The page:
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VOL. Vi-XO. 142.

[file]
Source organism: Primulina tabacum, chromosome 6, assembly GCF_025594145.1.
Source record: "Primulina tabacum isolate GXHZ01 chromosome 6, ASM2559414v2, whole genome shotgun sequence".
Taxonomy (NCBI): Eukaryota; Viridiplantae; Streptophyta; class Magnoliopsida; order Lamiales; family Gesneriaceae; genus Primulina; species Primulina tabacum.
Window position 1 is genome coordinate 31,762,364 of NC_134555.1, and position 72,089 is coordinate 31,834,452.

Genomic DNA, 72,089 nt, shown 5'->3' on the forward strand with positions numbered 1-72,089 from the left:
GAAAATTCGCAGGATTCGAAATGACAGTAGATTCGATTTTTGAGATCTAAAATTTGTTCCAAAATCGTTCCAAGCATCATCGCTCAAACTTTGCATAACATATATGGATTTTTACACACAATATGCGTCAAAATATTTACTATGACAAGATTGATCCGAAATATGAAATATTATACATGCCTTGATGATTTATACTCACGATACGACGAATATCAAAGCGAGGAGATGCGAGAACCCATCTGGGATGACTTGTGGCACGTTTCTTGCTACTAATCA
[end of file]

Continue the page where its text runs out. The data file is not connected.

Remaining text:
01? - S! SNYDER. urn I Are always on the lookout for And are receiving new and EVERY DAY Saiiu striped Ratiste, at 12ic a yd. French cashmere Umbre's, 25c a yd; usual price, :57?c Yard wide Batiste at sc a yd. Pongee Drapery in great variety of styles at 15 and 17c a yd. Ladies1 black drftpery Nets from 25c a yd tip. Figured Mobairs, in light shades, at 3Jc a yd. Ai! wool Chaliies, 32 baches wide. 42c a yd. Wool suitings, 01 inches wide, 28c a v ! Wool striped Suiting, 30 inches wide. 124c. Pin-check wool Suiting, ::s. inches, at 15c a yd. All wool Suiting, Ik? inches wide, 20c a yd. China Silk-, ;it :;7_c 50c, 75c and $1 a yd. Striped Pongee Silks in a!! the latest shades, at 50c: regular price, 73c. Ladies' and children's cambric and Swiss Flouncing*, from 25e up. Butteriek*s Metropolitan Fashion Sh-. >t has ju-t arriv.nl and will be given away free of charge. Snider. Hassler anfl McBain 134 SALEM AVENUE, S. W, ROANQliE, VIRGINIA. COTH1ERS. OUTFITTERS. THE BEST IS THE CHEAPEST. We ki; .v our $6 AND SS SUITS Are superior to all others, but we want you to see them. We have an" increasing demand for our $10:X:$12 BUSINESS SUITS. And as size_s are broken, those we haveleft, we cut from $12 to $10 and From $10 to $8. This will give yon a chance to be well dressed for little money. The black Cheviot, formerly advertised at $10, we are selling at $0.50. ~~" e we at $15 ?i Fine Diagonals, Corkscrews and newly-patterned Cassi meres. WORKMANSHIP SO EXCELLENT I ?AND? PRICES SO LOW That it will make the leading tailor wouder 6t f$ ' ARE THE LATEST. It will pay you to look at them be ore you buy. LANDRETH' CELEBRATED GOODS. SEEDS FRESH -AM) RELIABLE -FOR SALE AT C. R.WERTZ, FAMILY GROCERY, 308 Commerce St. Prices as Low as the Lowest. WHERE YOU CAK BUY Champignons, Petits Pois, Purkeel's Snl.nl Pros-sin^' Lea & Perrin's Sauce Essence of Auchovies. Walnut Catsup, China Soy, TrufTees, Currie Powder Celery Salt, Chili Sauce, Canned Shrimp, Deviled Crabs, Snails, Pitted Olives, Frencd Capres, Mustard Sardines, Sardines in Oil, Cross & BlaekwilPs Chow Chow, Mixed Pickels and Gherkins, Cross & Blackwill's Assorted Jams, Orange Momolade Turkish Preserved Roses, Richardson & Robinson's Potted Meats and Plum Pudding. Edam, Pine Apple, Sweitzer and Cream Cheese. FOREIGN AND DOMESTIC FRUITS, -AT THE Ckeckered Front Grocery CMARKLEY&CO.. PROPRIETORS. Yaughn.TI oward&Co, REAL ESTATE AGENTS, Carnegie City, Va., (Formerly Big Spring.) Investors would do well to corres? pond -with us. ap25-lm KOANOKE, Ml WILL OFFER THIS WEEK SPECIAL ? ?RIV?S In blick and colored faille. Silks, at 99c per ynrd; regu'nr price $1.25. Silk fin is had Henrietta cloth. li'?( quality, 46 inches' wide. 90c. per yard. Ail silk Fish Net, 4(1 inches wide 89c per yard; sold elsewhere at $1 ,25. All wool Stripes Rud Plaids, spring shades, 36inches wide, 35c. per yard; regular price 50c. \ fe<*- innre pieces left, 40 inch woo! stripes nt lcc. per yard. Twenty dozen indies1 blouse waists at 50c. apiece. Full line of Indies1 muslin and cam-1 hric nndei wear. The largest assortment of Towels, Napkins and Table Linen .n ilio city, at New York prices. ?OUR? M ill in cry Department. IS COMPLETE IN EVERY PARTICULAR, AT PRICES THAT Defy Competition. ROSENBAUM BROS., 413 Salem avenue. BUSINESS. jOto 15 Per Cent SAVE L>Y PAYING CASH 1 OR Your '.'Groceries, It S ill 154 SALEM AVENUE. WHOLESALE PRICES ON FLOUR. Oil Sold at N teilt. ATRIAL ORDER SOLICITED. Respectfully, C. F. BLOUNT. my3-tt HICKS, BANE & KELLY, Heal Estate Agents, GRAHAM, VA. They arc associated with J W Hicks, Attorney-at-Law, who furnishes ab-| stracts of title. apl7-3m "VTOTIGE.?SEALED PROPOSALS 1A will be received until May 31, at 10 o'clock" a.m., for the repair and enlargement of the public school building at Vlnton, Va. Plans and specifications can be seen by culling on W, P. Mootnaw, No. 32, Campbell street, Itoanokc, Va. Bids may be left with W. P. Mootnaw, Hoanoke, Va., Dr. George T. Walker. Vinton. or the undersigned through city postoffice. The board reserves the right to reject any and all bids. : I>. E. KKFAUVEK, myllto31 Clerk of Hoard. J. E. ftflulcare & Co, Manufacturers of TIN AND SHEET-IRON WARE, -j And dealers in aH kinds of Cooking and Heating Stoves. Plumbing, and Gas and Steam fitting done. Tin roofing a specialty. Satisfaction guar-1 anteed. No. 115 First avenue, Roan ok<?, Va. ap5-tf N. SALE AND CO., Real Estate ft&ts, BEDFORD CITY, VA., [Agents for The Bedford City Land and Im | provement Co. The Otter View Land Co. 0 The Longwood Park Co. ? And the most desirable business and residence property in the town. Refer to the First National Bank, Bedford C3y, Va. apl.6-Smv ?AJJL. VIRGINIA. FRIDAY MORNING, MAY Is-90. PRI I THE ELECTION. A VERY LARGE VOTE POLLED YESTERDAY. THE SUCCESSFUL HAPPY. A Moni Orderly Croud Evans Proba? bly Elected II Will be Closi, How? ever?Thomm?, Roy Smltn.Traynliam ami Bran ford Supposed to he i;iecleil Tlio indications at thin writing o'clock) are tluit William G. Evans is elected mayor by ;i fair but riot very large majority. In the First Ward he is leading Houston by nearly 200 votes In the Second ward there will hardly be twenty-five votes differ ence ??ither way, and in the Third Bouston is now seventy-eight votes in the lend with 178 votes to be counted. Traynham ia'elected City Sergeant by a good majority as the vote ;it present stands Thomas is also elected Treasurer. The indications are that BJcConnell and Ruckner are elected Conncilmen in the Second Ward. This, however, is not positive, as both, Schick and Frank polled very heavy votes. Waller Pocahontaa Hull* is ahead for Council in the First Ward, and Bit- ? is thougnt to t>e a good second, but the result is doubtful. Sheehan and Camper are thought to be elected to the Council in the Thin! Ward, though the other candi? dates are running them close, and the IT1' v ?tes t" lie counted may change the result. Smith is thought to haven majority over Won i for Commonwealth's At? torney. The judges and clerks have been at work all night, and they will not have completed their labors until about 8 or perhaps 0 o'clock. The full result will then be iriveu in the Timks. with honor. He is a self made man in its entire sense, and the success that ho has attained in life was through his own untiring efforts. His lather died when he was quite youngand ho was thrown at an early date upon the world to light life's battles and how well he has succeeded is well known throughout this sec? tion. Coming here comparatively unknown, he has risen to the top of his profession and is one of the bright? est lights in the Roanoke bar. s. s. ur.ookk. S. S.Brooke who was re-elected yes? terday Wdifl born in Stafford county in November, 1844, and was raised at Brook?? Station. He took a course at J the Virginia Military Institute and j from there went to the University of i Virginia. While there the war broke j out, and he entered the Confederate army in April 1801. He served in Company "I," 48th Virginia Regi? ment, A. P. Hill's light brigade. He j went in ns a private and was breveted captain; After the war he resided at Fredericksburg, and came to Roan-; ELECTION DAY. .ECHOES FROM THE POLLS AND STREETS. SKETCHES PICKED UP YESTERDAY It Wasn't Ilnril to Get n Drink On Mr. Evans?Scenes About tue Nireeis? Tlic Xegro Politician - Politics stake Siruncc Bedfellows. It was one of the must exci ting elec? tion days Roanoke has ever seen. The vote polled was remarkably large fpr amuniciple election, and the interest manifested was much greater than was to have been expected! There has been but little interest before the election, but yesterday morning it came all at once, 1iie i:iinu,i:ro\v.\ lani> co. oke in June, 1883. and established the] manifested Roanoke Leader, a weekly newspaper. Heran this paper until 1880, when he was appointed clerk of the court, !;U1(I tll(' polling places were beseiged which position he has held ever since. ; with people ready to deposit their suf There was no opposition to his elec | frages. The pulls were open on time and the rush was confusing to the judges who were not accustomed to getting up so early in the morning. After !i o'clock, however, the rush was not so great and the judges had time to get breakfast, for the great majority of them had had none be? fore going to work. The early moni? tion. C. M. TURNER. C. M. Turner, re-elected, was born in franklin county on July 13, 1839, and was educated at the public schools Of the county. He entered the j Confederate service when the war broke out and served under Colonel ] Burks in the Forty-second Virginia in? was.given up almost entirely to Regiment. After the war he moved voters who ha?fto be at the shops on hack to Franklin and lived there till ' time, hut they were not there BOOner 1870, when he moved to Roanoke and I than the candidates. These latter entered the tobacco business. He ws? gentlemen, acting on the principle elected commissioner of the revenue i that the early bird catches the worm, in 1884, was re-elected in 1887and has wcre nnt a* work bright and held the office ever since. He had no early. opposition. i - - I A heavy vote was polled, and the I Has lieen Organized and oilers Good Inducement n to Investors. A new land company has been or? ganized at Middletown, Frederick county, Virginia, with a capital stock of *:i00.00(>. The company's officers are of nortnern and western men, and it is proposed to make the town a lar-je manufacturing center. Already numerous plants have been secured and negotiations are now pending for other large industries, which will in? sure the success of the town. Middle town is eight miles from Winchester. It has a population GOO people and is beautifully situated. The Baltimore and Ohio railroad runs through the center of the Com? pany's property which consist of nine hundred acres of rolling land, and the enginers are now at work survey? ing for the road-bed Of the Cumber? land Valley extension, which will also pass through the property, connect? ing with the Baltimore and Ohio about the center, where the business portion of' the town will be built. The property cost less than $1<KJ per acre, and the company make the best oiler to investors, in their prospectus, we have ever heard of. The plan is to give to the stock? holders of the company one lot tor each two shares of ?tock held. The payments on stock are two per cent, upon subscription, eight per cent, in thirty days and five per cent, each thirty days thereafter, until fifty dol lars on each share has beenpai''^ when fully paid up and non ble stock will be issued j iot:.t. and the deeds for the 8'talhv.ents vtal to the subscribers. Placing the value of these lots at! the low estimate of $200, each sub? scriber will receive for his $100 paid on two shares of stock, $200 worth of paid up stock and a lot worth $200, making in all $400 for the $100 invest? ed, not taking into consideration the j esterday was a one, and it speaks The election i quiet and peaceal louder than words for the people of this town. There was no fighting or quarrelling, every body seemed to be in the liest of humor and the light was carrird on in a way that reflect credit on the candidates and their supporters. The Times presents below biog rapines ol the successful gentlemen Among so many good men it was im possible not to make a goo i selection. All of them could nol he elected, but the defeated may comfort themselves with tie thought that it does noi follow bee.!use i'lit' uol the confidence fellow citizeus. i.- beaten, he ha ind respect of hi WILLIAM William G. Evans Blaeksburg in Hont? on January 15, 1852, KVAXS. ; was born at unery county ud received i thorough education at the Virginia Agricultural and Mechanical Colle there, lie left Blacksburg Whi uinetceu years old, and went into business at Salem, remaining then ten years. He moved from Salem t< this city iu October, 1881, f(]id e tat? lished the large hardware house of Watts, Hell & Evans, which was su< ceeded three years ago by the firm of Evans & Chalmers -Mr. Evans has been a member ol the City Council since Roanoke was made a city ; two years ago he was elected president of that body, which position he has filled with dignity, and resigned hia position on the death of Hon.William Carr to fill the unexpired term of mayor. He is a Democrat, and will make a mayor of whom the city may be justly proud. C W. THOMAS. C. W. Thomas was born in Mont? gomery county in J854 He moved with his parents to Big Lick in 1861 and remained here till his father died in 1866. He then moved back to Montgomery and farmed till 1870 when he again came back to this city and entered the tobacco business with Turner, Trout & Co. He was elected chief of police in 1880, and city sergeant in 1884, which position he lias lilled ever since. Mr. Thomas has had considerable experience in official life, which will serve him well in his new office. He will make a conscientious officer. ,T. 15. THAYXitAM. J. B. Traynham was born in Hali? fax county, in January 1842, and was educated* at Wake Forest, College North Carolina. When the war broke out he entered the Confederate service and fought gallantly under Captain Nathan Penick for over three years, and was with Lee at the surrender. He taught school in Halifax county and farmed till January, 18S2. when he moved to Roanoke. He was made chief of police, and held the position til! appointed deputy sergeant under Charlie Thomas in 1884. The time he has served as deputy has acquainted him with all the duties of the office of city sergeant and he is in every way qualified to lill the position accepta bly. KOY li. SMITH. Roy li. Smith was born in Campbell county in 18.18, and was raised partly there and in Lynchburg. He gradua? ted at the Lynchburg High School with honor in 1876 and taught school for live years subsequently. He grad? uated from the law class of the Uni? versity of Virginia in 1882, and prac? ticed his profession successfully in Lyuchburg for three years and Re? moved to Roanoke in May. 1885. He was elected Commonwealth's Attor? ney in May 1888. to succeed R. H. Woodrum, and now succeeds himself. Mr. Smith has made an excellent city officer and will sustain his position VIXTON. For mayor, Giles Gunn, 55; J. F. Haniner, I. For councilmen, It. H. Garthright, Si; D. H. Smith. 58; J. if. Hunter, 58; G. T. Walker. 52; J. M. StilT, :,7: F. V. Rnapp, .17; W. 1.. Wad.-, :k J. P. Rennett, 5; W. C. Patterson, ?f. The first six, therefore, are elected. The mayor and council is Democratic. The vote polled was a small one, only Qfty-eight persons voting. The elec? tion was held in the office of Hush & Gish, and the following were the judges: A. L. Pedigo, T. J. Burnett and Joseph Punk, Sr., and P. A. Gish and R. B. Rhodes were clerks. ABOUT BOOMING TOW .VS. 'Mie I'raetloe is Dyitiir out. Says i lie Ilrinlol Courier. The practice of booming towns is likely to play out. The people are learning how it is done. A favorable location is selected; advertisements are scattered: railroad excursions are organized, and, in many ^instances, free passes thrown in. The land, which cost hut a few dollars per aero, is cut up into lots and sohl for thous? ands Then the boomer look- out for fields that lire new, pastures that are green, and suckers that are fresh.] There is nothing legitimate in the business: in fart it is downright rob-! bery. There a re except ions, for t here are towns which from their natural j advantages and favorable location, will become places of note. Even these will require the expenditure of large sums of money and years pa? tient toil to bring them to the front. Hanks must be organized, for capital j is necessary; factories and industrial J enterprises must be established, ,for labor must have something to do: railroads must be built, for transpor? tation is to a town what the blood | vessels are to the body: anda thous? and other things, such as churches,] school houses, streets, sidewalks, | must he looked after. There are booms and booms, and boomerangs. : scenes about the voting places were] immense dividends to be derived from both amusing and interesting. TheUhr??8a,e ?f~the remaining4,000 lots. \\ llbur S. Pole i (Jo., are agents for the company in Roanoke and will se eure stock for parties desiring to make dm using ana Interesting. The I colored brother was out in full force j and he was in bis element. He is i thought more of on election day than at any other time, and the way in j which he was button-holed by the i candidates made him grin from ear to ear. Men who would'nt give him a, ' nod at any other time were his I a mil j iars. Politics makes strange bed fellows, ?ami with yesterday's experience the ; negro, no doubt, thinks that he has a good chance for social equality after -.all that has been said against it. Tickets ! Well did you ever see so j many of them. They were every : where. Every other man seemed to I h ive a hatch of them between his An? gers. And the length of them! It looked as if every man in town was running for an office. The little, al ' most square tickets were entirely des I troy od and their places tilled with J long si rips of paper containing nearly a score of names. Thousands, ye tens of thousands of them we printed and the street-, last night, were lined with the lur* of paper. The printing offices of the city wen taxed to t heir utmost capacity to sup ply the demand, and t he presses in some of them we;-.' running all day. Not much difficulty was experienced yest" rd iy by those who liked to look upon the wine, .-uid al.-o drink it. in getting what they wanted. The saloons were supposed to b* closed, but on the day before the bar-keepers reminded their patrons of the fact and there was many a little battle set aside. Yesterday men were contin? ually winking at each other and then together retire in a neighboring alley or room and tin- observant citizen might have heard the gurgle of the juice as it left the bottle, and flowed down thirst v throa is. World's Pair Commissioner*. (iovernor McKinney, in recommend ing commissioners for the World's Fair from Virginia, writes as follows to Secretary of State Blaine: "I beg to nominate the following gentlemen: Hon. John T. Harris, of Harrisonburg, Rockingham county, as the Demo? cratic commissioner, and Alexander McDonald, esq., of the city of Lynch burg, as his alternate; General V. D. Groner, of the city of Norfolk, as the Republican commissioner, and Mr. Charles A. Heermans, of Montgomery county, as his alternate." The (iov? ernor concludes : "From my knowl? edge of these gentlemen, I am sure they will make most efficient repre? sentatives of the Commonwealth of Virginia, and I believe them to be the choice of their respective parties." Episcopal Council. The Council of the Dioces of Vir? ginia convened at Fredericksburg yesterday. This is the great repre? sentative body of theEpiscopal church iu the State, and every church will be represented at the session wheh will continue several days. Rev- F. M. Whittle, senior Bishop of the church, will preside ovor the deliberations of the body, and a very intesesting ses? sion is anticipated,as many important subjects will be brought up and dis? cussed. _ A New Railroad. A railroad is being built from Bed? ford City to Glasgow, a distance of eighteen miles. This line will connect tlie -Norfolk and Western with the Chesapeake and Ohio system. Mr. James Berry is the president. This road will be part of the great trunk line from Pittsburg to Atlanta. ! Jack Smith was a candidate for city sergeant, and as such worked like a j beaver lie said that Ned Welsh would : get'theCatholic vote. Major Pitzer the Methodist, Page the Episcopal,Trayn? ham the Lutheran ami Jones the Bap? tist brethr n. "'If the sinners willonly vote for me, '' said he, "Jackson 1). Smith will be the next city sergeant." It seems that he didn't get the neces? sary number ot the "sinner vote." Three colored men passed through the city yesterday, en route to their homes "in Frankin county. They had been badly burned by an explosion of gas in the Flat Top mines a few clays aj;o. James R. Schick for Council, Second Ward. iny22-lt An old colored man was at the Sec? ond Ward precinct with a bucket of something he was selling for lemon? ade. There was a thirsty crowd Standing around, and candidate Evans "set 'em up."' Pocahontaa Huff, as he lifted his glass, said : "Here's to the health of Roanoke's next mayor?William G. Evans." "Hold on," exclaimed Mr. Evans, "don't be too fast, it may be you are drinking at the expense of the retiring mayor." This created quite a laugh. It was a tired lot of candidates that tramped around from the different polls about 0 o'clock, and as one of the boys expressed it, "They were as dry as achip, "Their shoes are covered with dust, collar limp as a dish rag, and vest unbuttoned, they presented an appearance that would make a man weary to look at. "Isthis lemonade democratic or re? publican," asked Ed. Didier, of the vendor of that beverage. "1 dunn, boss, bout dat," said the darkey, "so many whit? folks dun drink it, but I know Pse givine vote fur Mars Jeems McConnell fur president." Ned Welsh iu the-Third ward went off somewhere and got an old colored man and brought him back on a horse. He xvas lame and couldn't walk. The ticket he voted had on it "Edward C. Welsh, for city sergeant." Ned's a hustler. Geyer, the Campbell street Tailor, carries a large and select stock of goods in his line. my20 tf. There was one of the most bewild? ered darkies in the Third ward yester? day ever seen in these parts. He was surrounded by about eight candi? dates and he had both hands full of tickets and couldn't choose which one to cast. After much stick talk by the candidates he was gotten to the polls and shutting his eyes, drew one from the lot and put it in. a profitable investment. Only a small luantity of stock remains unsold and ipplications should be made at once. a auiET home. if You Want One Keail the Following and Act Accordingly. While so much is being said about the advantages of West End property Mid that of other sections west, of Jefferson street, it must not be for gotten that there are other portions ot the city just as attractive. Roanoke's growth is not confined to any one particular direction but she is stretchingout her long arms and taking in all of the valuable proper? ties on ali sides, north, south, cast ; nd west, in this reepect Roanoke is like the octopus and when it reaches out after a thing, and gets its suckers on it, something drops. Among the prominent additions in the East End, is that of the Oak Ridge Land Company. The addition ! es just east of Belmont and south of I ie East Side Land Company's prop? erty arid adjoins the farms of Messrs. I . urge Taylerand C W. Carr. This offers every inducement as a place of residence. 11 is remover! from t ie bii-iness portion of the city and r lerefore gives a quiet, surburban home, while at the same time it is near the dummy line and therefore quite convenient to the city. The land is high and dry and has jtibt enough slope to give it good drainage. Gasand water mains are b -ing put in and new streets are being I; id out. Everything is propitious a id ii is destined to take its proper p a-.- in the front rank. It is located near the furnace, rolling mill, bridge works and the machine works and off? therefore, greater inducements to the workingrnan, as it is near his w .rk. A number of neat-cottages are going up and others have been con? tracted tor. James S. Simmons & Co. are ageuts for the company, and they can give good bargains. The property is going rapidly and if you want to obtain a good bargain call on them at once. The prices for the lots are low and the tt nus easy, so every man can own his home. Of Interest to Engineers. By United Press. Buffalo, N. Y., May 22.?It is learned that the action of the Koch ester Convention in elinimnting the anti-strike clause from the constitu? tion of tile order of railway conductors is likely to disintegrate the organiza? tion. An Outbreak in South America. Oy United Press. NEW York, May 22.?A London dis-1 patch says: Advices from Buencsl Ayres state there has been an out? break in Pueato Allegro; in conflict, twenty-six soldiers were killed and forty wounded. Anti and Pro Lottery. By United Press. NEW Yokk, May 22.?The Times of J New Orleans in a special says that anti lottery men mustered thirtyeight votes, and pro lottery men fifty-three votes on outside question in the House last night. Senator Daniel Speaks. By United Press. Wasiiintox, May 22.?Today in the Senate, Mr. Daniel made an elo quent and forciful speech in favor of j the Silver Bill. In the House the I River and Harbor Bill was discussed. The finest material and most expen? sive workmen are employed in the construction of the Kranich & Bach piano; therefore it is first-class and! acknowledged by all leading musi? cians as the standard instrument of the world. The Hobbie Music Co., Lvachburg, Va., general State agents, guarantee lowest prices. Catalogue mailed free. ? Bedford City LAND and IMPROVEMENT COMPANY CHARTERED BYT SPECIAL ACT OF GENERAL ASSEMBLY OF VIRGIRIA. Authorized Capital SI ,000,000 The Bedford City Land Company offers the best investment on the Norfolk and Western Railroad. It is a golden opportunity A $300 000 of par value stock only has been offered for sale. Nearly all taken. Shares,$10 par value. Terms: $2 cash; eaehlthirty days thereafter $1 until $5 are paid Then a non-assessable certificate for |10 issued. This company has three thousand building and business lotls in the western part of Bedford City- Incomparably the best property and the most beautiful sites. The town s growing west :, The new depot ntfe is on these lands The Randolph Macon College Academy is there and a new first-class hotel will he erected as oon as the arcliitect haelushed the drawings. ISi early 4,000 population now. Fifteen plug tobacco concerns. The largest and most successful woolen mills fh the State except Chiinottesvi le Tyenty-five manu? factories now and seven new manufacturing enterprises tmderway. The Bedford and James River Railroad is to be built in the near future. _ For those who want a safe investment the stock and tend of the Bedford City Land Company presents the greatest inducements. The present selling >y fhan the total amotmt of stotlk the CTOtpany dflefg for fijle, Ifot paTtiCTllgrB gdagssi PRESIDENT OF THE tfEWOttt) c'fTY L?ND" ?tfB IHPrTJVeITENT cTJmtAnY, ?eT5!?f? City, Va value :df the property is worth more ?$ Sott CE - - FIVE CENTS IN OTHER TOWNS. THE DEMOCRATS ARE SUC CESSFUL EVERYWHERE. ?CL0IERS FIGHT TO THE DEATH. Trouble Aiuoii? the Br?tbr?n-On the Diamond Vnifnliiy-.vn Outbreak iu South AiiktIch or interest to Engineers. By United Press. Richmond, Va, May 22.?The municipal election in this city, Nor? folk, Petersburg, Danville and Alex? andria all passed off quietly today. In every case the full Democratic ticket was ejected. In the majority of the cities there was no opposition ticket. The vote polled was exceedingly light and most of the negroes refrain? ed from going to the polls. C --^auo, May 22.?The threatened L^ o^-0 between the colored Baptist > r'Srch, South, and their white breth eren in the North broke out into war today when Rev. A. Bigar, jr., a negro preacher from Manchester, Va., en? tered Immanuel church and pre? sented a series of resolutions adopted by the State Convention of colored Baptists iu session at Lynchburg. The resolutions complain of the ac? tion of the American Baptist Publica? tion Society in discharging three col? ored writers. Null iu s YotC. Special P> the Times. Tiie election passed off quietly here today and no trouble occurred. Ow? ing to the recent registration a very small vote was polled. The follow? ing gentlemen were elected council men: First ward, John A. Francis and Thomas I. Preston: Second ward, A M. Shipman and J. W. Harvey cutter; Third ward, F. H. Chalmers, A. d. Duncan and W. T. Younger. The council will elect a mayor from among that body. Election Day iu Lynchbnrs. Special to the Times. Lynchburg, May 22.?The election here was, perhaps, the quietest and most unexciting for years. An inde? pendent or coalition ticket was looked tor, but the movement did not mate rialize. The Democratic ticket was elected. It was as follows : Mayor, Robert D. Yancey; city ser? geant, Samuel H. Johnson; Commou ivealtlPs Attorney. Frank P. Christian; commissioner of the revenue, William F. Snead; high constable, W. E. Calla ban. * A Serious Charge. By United Press. Way Cross, Ga , May 22.?Dr. A. Penglish, a prominent physician of tiii- city, was arrested last night on a charge of rape, preferred by Mrs. Cora Cobl>, of Glen Moore. Mrs. Cobb alleges that the offense was committed while the doctor was attending her professionally. It Wilt Be Bevlalou. Rj United Press. Saratoga, N. Y., May 22.?In the Presbyterian assembly, the report on method of elfecting changes in the confession of faith was adopted unan? imously. This vote settles the ques? tion adopting the act, and paves the way for revision. n ii it i h?'c for Women. By United Press. Washington, D. C, May22.-The House Committee on Judicary today decided by a vote of 8 to 7 to report favorably the joint resolution pro? posing the constitutional amendment granting right of sufferage to women. A Fatal Quarrel. By United Press. H ampton, Va., May 22.?This even? ing two soldiers, Frank Manning and James Tye, engaged in a light. Man? ning struck Tye and he died almost instantly. A New York Strike. By United Press. New York, May22.?The employes iu nine cigar factories numbering 1,000 hands, are now on "a strike in this city for an increase from fifty cents to one dollar per thousand. Baseball Vestertluy. By United Press. national league. New York, May 22.?At New York New York, 14; Pittsburg, 2. At Boston?Boston, 4; Cleveland, 6. At Philadelphia ? Phiiadelhia, 4; Chicago, ~>. At Brooklyn?Brooklyn, C; 'Cincin? nati, 4. PLATERS' LEAGUE. At Boston?Boston, 7; Pittsburg, 4.. At Philadelphia?Philadelphia, C; Cleveland, 12. At New York?New York, 10; Chi? cago, 8. At Brooklyn?Brooklyn, G; Buffalo, 12. AMERICAN ASSOCIATION. g At Syracuse?Syracuse, 5; Colum? bus, 3. At Philadelphia?Athletic 12; To? ledo 3. At Rochester?Rochester, 4; St. Louis, 3. At Brooklyn?Brooklyn, 8; Louis? ville, 15. ATLANTIC LEAGUE. At Hartford?Hartford, 6; Wilming? ton, 13. At New Haven?New Haven, 14; ' Washington, 2. [ At Worcester?Worcester, *5; New | ark, 2? I At Jersey City-Jersey City, 3; Bal? timore, 10.